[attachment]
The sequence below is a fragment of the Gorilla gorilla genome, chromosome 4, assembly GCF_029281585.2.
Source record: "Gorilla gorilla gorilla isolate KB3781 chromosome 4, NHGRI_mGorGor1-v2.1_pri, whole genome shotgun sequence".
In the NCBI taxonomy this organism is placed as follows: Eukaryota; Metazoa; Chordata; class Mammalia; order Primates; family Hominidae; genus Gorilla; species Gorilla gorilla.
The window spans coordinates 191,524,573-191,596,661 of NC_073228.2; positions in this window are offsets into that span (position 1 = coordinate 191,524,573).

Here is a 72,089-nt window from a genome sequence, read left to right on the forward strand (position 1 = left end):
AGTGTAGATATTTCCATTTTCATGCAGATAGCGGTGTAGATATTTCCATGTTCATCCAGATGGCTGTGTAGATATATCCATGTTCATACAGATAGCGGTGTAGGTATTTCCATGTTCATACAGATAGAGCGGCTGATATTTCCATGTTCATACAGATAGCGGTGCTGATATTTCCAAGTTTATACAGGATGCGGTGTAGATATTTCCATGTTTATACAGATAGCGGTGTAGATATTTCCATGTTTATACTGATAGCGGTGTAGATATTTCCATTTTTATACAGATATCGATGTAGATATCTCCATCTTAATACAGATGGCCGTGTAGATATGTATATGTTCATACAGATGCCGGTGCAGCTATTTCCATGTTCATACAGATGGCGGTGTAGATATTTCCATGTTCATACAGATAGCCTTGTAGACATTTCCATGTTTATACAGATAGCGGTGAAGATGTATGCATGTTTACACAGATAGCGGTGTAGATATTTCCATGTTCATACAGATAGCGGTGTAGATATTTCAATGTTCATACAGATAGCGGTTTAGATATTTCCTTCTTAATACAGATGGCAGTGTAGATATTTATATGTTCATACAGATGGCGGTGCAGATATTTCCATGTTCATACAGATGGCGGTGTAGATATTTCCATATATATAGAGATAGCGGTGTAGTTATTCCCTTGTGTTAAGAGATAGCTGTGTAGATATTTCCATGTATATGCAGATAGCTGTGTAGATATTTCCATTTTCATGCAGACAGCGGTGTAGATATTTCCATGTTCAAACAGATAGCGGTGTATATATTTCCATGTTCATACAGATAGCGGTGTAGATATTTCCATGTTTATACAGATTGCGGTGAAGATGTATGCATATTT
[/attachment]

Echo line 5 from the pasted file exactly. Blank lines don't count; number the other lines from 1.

Here is a 72,089-nt window from a genome sequence, read left to right on the forward strand (position 1 = left end):